The all-encompassing personal and political catastrophe that Richmond's death entails is emphasized by another literary allusion, one of the references to Dido that are frequent and important in Surrey's elegies. The opening line of the elegy's bedroom scene, "the voyd walles eke, that harbourd us eche night" echoes a description of the lovesick Dido in Surrey's translation of book 4 of the Aeneid (line 33). (58)</p> <pre> Alone she mournes within her palace voide, And sets her down on her forsaken bed. And absent him she heares, when he is gone, And seeth eke. (4.103-6) </pre> <p>Although this epic reference might at first seem incompatible with the poem's chivalric, medievalizing tone, by Surrey's time Dido had acquired a long textual history and had been subject to revisions of various kinds, from Ovid's Heroides to medieval romances. (59) In this revisionary tradition, Dido, rather than Aeneas, becomes the central figure and attracts the reader's moral commitment and sympathy. (60) The tradition of the revisionary, sympathetic Dido has political implications--it serves, in Marilynn Desmond's terms, as "a pervasive countermemory" to and implicit critique of the masculinist empire building of the Aeneid. (61) The Virgilian Dido, on the other hand, had by the early modern period become associated with a protonationalist poetic. As John Watkins has argued, early modern uses of this Dido story frequently aim to establish the poet as a new Virgil, forsaking other genres for the national epic as Aeneas forsook Dido in favor of Roman imperial destiny. (62) Surrey, although his Aeneid translations work mostly within the Virgilian tradition, transforms this imperial topos in "So crewell prison" by altering his own speaking position: that is, he presents himself not as Aeneas but as Dido, mourning within the void walls of an empty palace. (63) "So crewell prison" thus associates the chivalric past with the subversive "countermemory" of the revisionist Dido tradition. Imperial destiny in the poem is emptied of all attraction, perhaps even of possibility. There is no Roman empire to found: Richmond as Aeneas goes not to Rome but to death, leaving England to share the eventual fate of strifetorn, defeated Carthage. The Dido allusion contradicts Jonathan Crewe's claim that Surrey, since his self-identification as one of "Priams sonnes" is only metaphorical, is able, Aeneas-like, to transform loss into power in the elegy; Surrey, Crewe claims, "is free to become the Aeneas rather than the Troilus of the poem." (64) On the contrary, Surrey-as-Dido (like Surrey-as-Troilus) writes himself as utterly hemmed in by death and political failure.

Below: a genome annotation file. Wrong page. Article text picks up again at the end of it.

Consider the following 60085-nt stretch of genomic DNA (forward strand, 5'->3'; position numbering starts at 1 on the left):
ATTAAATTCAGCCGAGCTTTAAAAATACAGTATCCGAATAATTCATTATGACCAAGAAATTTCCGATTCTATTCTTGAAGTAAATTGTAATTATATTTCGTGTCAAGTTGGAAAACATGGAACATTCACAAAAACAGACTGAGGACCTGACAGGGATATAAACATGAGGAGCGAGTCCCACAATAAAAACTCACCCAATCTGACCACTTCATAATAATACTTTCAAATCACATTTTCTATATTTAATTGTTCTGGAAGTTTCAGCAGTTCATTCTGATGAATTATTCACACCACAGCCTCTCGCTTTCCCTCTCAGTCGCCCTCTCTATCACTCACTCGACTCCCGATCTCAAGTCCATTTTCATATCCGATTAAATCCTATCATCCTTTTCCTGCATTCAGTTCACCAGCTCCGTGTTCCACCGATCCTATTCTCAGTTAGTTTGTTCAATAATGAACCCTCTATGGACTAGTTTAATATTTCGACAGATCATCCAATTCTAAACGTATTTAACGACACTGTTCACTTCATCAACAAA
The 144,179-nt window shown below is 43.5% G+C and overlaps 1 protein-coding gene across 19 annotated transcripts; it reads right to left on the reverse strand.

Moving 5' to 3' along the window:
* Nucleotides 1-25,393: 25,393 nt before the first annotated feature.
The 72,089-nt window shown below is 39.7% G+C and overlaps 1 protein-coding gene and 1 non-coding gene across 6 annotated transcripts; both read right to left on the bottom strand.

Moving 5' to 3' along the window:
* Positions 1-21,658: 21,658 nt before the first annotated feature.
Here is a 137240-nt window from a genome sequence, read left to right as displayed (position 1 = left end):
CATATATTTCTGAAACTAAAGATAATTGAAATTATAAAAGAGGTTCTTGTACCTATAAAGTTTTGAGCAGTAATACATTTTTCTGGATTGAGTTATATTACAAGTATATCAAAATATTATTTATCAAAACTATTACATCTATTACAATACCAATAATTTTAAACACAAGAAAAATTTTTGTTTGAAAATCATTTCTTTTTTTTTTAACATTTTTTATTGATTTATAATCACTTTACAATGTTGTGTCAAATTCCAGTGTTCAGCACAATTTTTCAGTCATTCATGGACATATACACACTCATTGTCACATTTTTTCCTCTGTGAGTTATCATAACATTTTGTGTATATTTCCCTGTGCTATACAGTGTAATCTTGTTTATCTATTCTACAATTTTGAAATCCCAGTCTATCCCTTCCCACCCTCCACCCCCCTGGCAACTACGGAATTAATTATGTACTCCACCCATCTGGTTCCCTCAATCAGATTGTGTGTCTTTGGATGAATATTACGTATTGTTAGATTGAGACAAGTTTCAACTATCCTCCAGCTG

Surrey's allusion to Dido, then, which within the Virgilian tradition would be expected to reorient the poem toward consolation and the work of empire, instead contributes to an entrapment of the poem and its speaker within an apparently inescapable collapse. The elegy opens with the ominous comparison to "Priams sonnes," toward the middle the Dido reference occurs, and two stanzas later comes the echo of Troilus's lament for Criseyde. Despite the ultimate origin of all these allusions in classical epic, in each case the Chaucerian and romance subtext is as strong as, or stronger than, the classical. Thomas M. Greene has described Surrey as a poet with no sense of anachronism, in whom there is only "a rudimentary alertness to the cultural contexts" and to the "distance" of the classical past. (65) It may be more helpful to read Surrey's use of the classical past in the elegy as purposely filtered through the lens of romance, replacing Roman absolutist, imperial politics (so appropriate to the development of early modern monarchies) with a chivalric ideal of loving, noble lordship. To the extent that the Roman epic model is visible within "So crewell prison" (and it is visible, even as a specific absence), it haunts the poem as a vision not of triumph but of disaster. Surrey reimagines the lordless knight, the rejected nobleman, as the abandoned Troilus or Dido; the epic as failed romance; and the Privy Chamber politics of emergent absolutism as the death of chivalry. (66)